After popping open the PSV could potentially remain open (your point #2) if the leak rate across the regulator is approximately 50% of the rated capacity of the PSV. It's very unlikely that the leakage across a regulator will be that high.

All properly sized PSVs are oversized, due to the fact that one isn't allowed to take credit for the actual capacity of the PSV. For conservatism, codes require the orifice coefficient to be de-rated by multiplying it by 0.9. So, this type of cycling is expected (normal) for every PSV. And this cycling is fundamentally different from chatter instability, which is destructive cycling at a frequency of more than ~15-20 cycles per second.

RE: behavior of a PSV for gas when the system protected needs a continuous very low discharge flowrate

(OP)
don 1980, in your opinion or technically if you know, what is the reason because they "open to a position of 40-50% lift height" and not proportionally to the flow rate?

RE: behavior of a PSV for gas when the system protected needs a continuous very low discharge flowrate

Gelsi,

Look at a diagram of a pop PSV. As soon as the disc lifts away from the seat, the exposed surface area is suddenly increased due to the geometry of the disc (it “cups” the seat, if you will). The sudden increase in area causes a sharp increase in upward force, popping the valve open. The 40-50% Don mentioned must be a standard value that the valves are designed for.

RE: behavior of a PSV for gas when the system protected needs a continuous very low discharge flowrate

Quote (TiCl4)

Look at a diagram of a pop PSV. As soon as the disc lifts away from the seat, the exposed surface area is suddenly increased due to the geometry of the disc (it “cups” the seat, if you will). The sudden increase in area causes a sharp increase in upward force, popping the valve open.

That is the “huddling chamber”.

Good Luck,
Latexman

RE: behavior of a PSV for gas when the system protected needs a continuous very low discharge flowrate

Quote (Gelsi)

...what is the reason they "open to a position of 40-50% lift height" and not proportionally to the flow rate?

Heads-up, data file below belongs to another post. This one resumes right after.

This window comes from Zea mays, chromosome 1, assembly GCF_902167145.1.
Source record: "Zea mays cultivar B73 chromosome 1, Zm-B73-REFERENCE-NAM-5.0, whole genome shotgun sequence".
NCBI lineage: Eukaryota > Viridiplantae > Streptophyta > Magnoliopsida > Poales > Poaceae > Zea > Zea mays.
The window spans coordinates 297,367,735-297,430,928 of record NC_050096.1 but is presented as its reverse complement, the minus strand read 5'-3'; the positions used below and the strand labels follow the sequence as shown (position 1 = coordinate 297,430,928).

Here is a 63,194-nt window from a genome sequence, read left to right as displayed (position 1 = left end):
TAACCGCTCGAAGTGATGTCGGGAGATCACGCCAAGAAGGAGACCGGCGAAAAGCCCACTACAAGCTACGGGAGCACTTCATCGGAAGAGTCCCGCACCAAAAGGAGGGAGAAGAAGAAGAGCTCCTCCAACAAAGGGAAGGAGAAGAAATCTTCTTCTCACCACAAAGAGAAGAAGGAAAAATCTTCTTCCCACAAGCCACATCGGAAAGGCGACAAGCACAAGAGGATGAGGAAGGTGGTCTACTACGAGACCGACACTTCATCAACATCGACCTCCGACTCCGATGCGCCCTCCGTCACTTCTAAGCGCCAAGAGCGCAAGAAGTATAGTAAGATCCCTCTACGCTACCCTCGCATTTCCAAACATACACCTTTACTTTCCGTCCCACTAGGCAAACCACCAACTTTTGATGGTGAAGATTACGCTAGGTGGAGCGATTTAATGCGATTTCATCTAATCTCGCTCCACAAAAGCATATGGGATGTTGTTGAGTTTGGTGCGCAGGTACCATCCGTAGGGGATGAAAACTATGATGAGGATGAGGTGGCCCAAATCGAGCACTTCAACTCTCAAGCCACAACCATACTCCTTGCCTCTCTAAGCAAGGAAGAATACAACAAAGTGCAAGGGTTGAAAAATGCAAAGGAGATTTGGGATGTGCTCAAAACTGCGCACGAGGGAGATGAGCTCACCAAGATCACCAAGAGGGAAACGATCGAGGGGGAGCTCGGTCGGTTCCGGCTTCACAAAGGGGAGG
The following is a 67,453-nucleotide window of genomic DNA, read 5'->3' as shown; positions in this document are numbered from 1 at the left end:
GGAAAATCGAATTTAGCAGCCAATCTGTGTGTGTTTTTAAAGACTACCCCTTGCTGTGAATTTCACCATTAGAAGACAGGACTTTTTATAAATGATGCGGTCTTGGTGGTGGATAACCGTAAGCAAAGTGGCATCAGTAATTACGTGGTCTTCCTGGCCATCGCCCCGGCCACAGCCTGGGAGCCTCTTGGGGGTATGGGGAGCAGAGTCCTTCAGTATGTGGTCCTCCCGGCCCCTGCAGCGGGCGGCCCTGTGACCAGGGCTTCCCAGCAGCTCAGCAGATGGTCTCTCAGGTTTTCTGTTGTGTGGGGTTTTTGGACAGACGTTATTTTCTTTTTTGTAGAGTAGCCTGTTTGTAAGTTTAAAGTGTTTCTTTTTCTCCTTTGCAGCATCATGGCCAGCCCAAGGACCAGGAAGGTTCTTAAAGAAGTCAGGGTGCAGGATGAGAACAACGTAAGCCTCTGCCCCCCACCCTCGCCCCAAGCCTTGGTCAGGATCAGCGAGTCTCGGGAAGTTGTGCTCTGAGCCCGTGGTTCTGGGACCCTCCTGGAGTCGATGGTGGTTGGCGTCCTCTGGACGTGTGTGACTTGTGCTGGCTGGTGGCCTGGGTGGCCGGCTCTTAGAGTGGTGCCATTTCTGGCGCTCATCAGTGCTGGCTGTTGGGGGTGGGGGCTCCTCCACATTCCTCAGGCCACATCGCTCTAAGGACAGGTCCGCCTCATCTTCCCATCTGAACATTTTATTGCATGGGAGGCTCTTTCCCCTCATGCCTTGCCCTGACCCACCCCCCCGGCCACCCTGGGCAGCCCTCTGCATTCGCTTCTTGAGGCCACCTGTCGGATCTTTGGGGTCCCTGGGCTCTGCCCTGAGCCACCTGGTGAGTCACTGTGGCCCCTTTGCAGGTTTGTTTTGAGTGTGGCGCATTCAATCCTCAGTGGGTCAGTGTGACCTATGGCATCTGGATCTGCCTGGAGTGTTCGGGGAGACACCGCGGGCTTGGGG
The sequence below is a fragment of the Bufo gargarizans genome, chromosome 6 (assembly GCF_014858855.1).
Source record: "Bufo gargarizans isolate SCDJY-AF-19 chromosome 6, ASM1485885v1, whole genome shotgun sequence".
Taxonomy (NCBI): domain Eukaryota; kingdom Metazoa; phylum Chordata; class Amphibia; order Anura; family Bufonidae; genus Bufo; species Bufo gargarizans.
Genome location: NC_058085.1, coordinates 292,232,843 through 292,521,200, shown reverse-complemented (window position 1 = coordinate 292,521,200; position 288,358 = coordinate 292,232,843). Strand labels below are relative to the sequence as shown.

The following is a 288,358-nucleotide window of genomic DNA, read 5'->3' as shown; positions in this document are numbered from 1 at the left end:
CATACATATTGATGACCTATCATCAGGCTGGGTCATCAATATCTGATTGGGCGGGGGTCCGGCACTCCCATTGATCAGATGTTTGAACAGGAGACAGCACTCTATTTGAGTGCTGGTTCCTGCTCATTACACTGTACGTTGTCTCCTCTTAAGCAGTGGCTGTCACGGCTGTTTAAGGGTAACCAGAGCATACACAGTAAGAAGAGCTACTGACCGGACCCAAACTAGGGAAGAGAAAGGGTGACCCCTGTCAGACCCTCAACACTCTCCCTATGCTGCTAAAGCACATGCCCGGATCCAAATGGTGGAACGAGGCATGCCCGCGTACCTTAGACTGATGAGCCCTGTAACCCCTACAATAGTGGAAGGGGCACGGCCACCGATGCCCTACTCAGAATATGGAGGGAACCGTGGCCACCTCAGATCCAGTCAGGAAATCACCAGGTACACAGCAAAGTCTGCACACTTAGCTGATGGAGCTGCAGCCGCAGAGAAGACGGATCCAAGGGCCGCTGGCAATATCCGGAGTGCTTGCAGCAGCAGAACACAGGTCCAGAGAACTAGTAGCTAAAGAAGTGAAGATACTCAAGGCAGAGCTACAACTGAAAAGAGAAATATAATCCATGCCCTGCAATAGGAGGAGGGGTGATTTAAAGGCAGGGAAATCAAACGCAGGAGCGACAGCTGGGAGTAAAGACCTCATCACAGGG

The answer is that ASME, and other codes, incentivize mechanical designs that cause PSVs to reach full lift as quickly as possible. Specifically, codes state that full capacity ("rated capacity") is the flowrate that occurs at 10% above set pressure. So, manufacturers obviously needed to come up with a mechanical design that ensured that PSVs would be fully open at 10% over the set pressure (10% "overpressure"), and this resulted in the pop-valve designs that we have today. It's possible to design a non-pop acting PSV (one that opens in proportion to the system pressure), but those PSVs wouldn't achieve the same lift height at 10% overpressure. So there's not much of a market for such products, which is why those PSVs are not widely manufactured. Also, ASME effectively prohibits the use of proportional (modulating) PSVs by prohibiting mechanical designs that use mechanical (friction) dampening, which is necessary in order for a gas-service PSV to operate in a modulating manner.

So, today's pop valve designs result in the PSV lifting as quickly as possible, but these designs can't cause the PSV to reach full-lift immediately. And that's OK because getting the valve to an immediate 40-50% lift height is good enough - it's high enough for a 10% increase in pressure to get the PSV to full-lift.

RE: behavior of a PSV for gas when the system protected needs a continuous very low discharge flowrate

I am just guessing that spring design could be the major factor for the height of opening of safety valve in accordance with the code requirements on the pressure.

RE: behavior of a PSV for gas when the system protected needs a continuous very low discharge flowrate

saplanti Amongst one of the factors of PRV spring design to consider is the rated lift of the PRV. The scenario presented in the original question talks about a flow as low as 1%. Whether the valve opens partially or whatever, it will not function as it has been designed to do. The spring force will simply be pushing back against a low flow which is incapable of fully opening the PRV. However it has been dressed up, PRV flutter and/or chatter will be the result. We don't even know the system set up, size of PRV etc.,to comment more. The best solution is to have a smaller valve opening first at a lower pressure just as LittleInch suggested earlier. This is an acceptable practice.

Per ISO-4126, only the term Safety Valve is used regardless of application or design.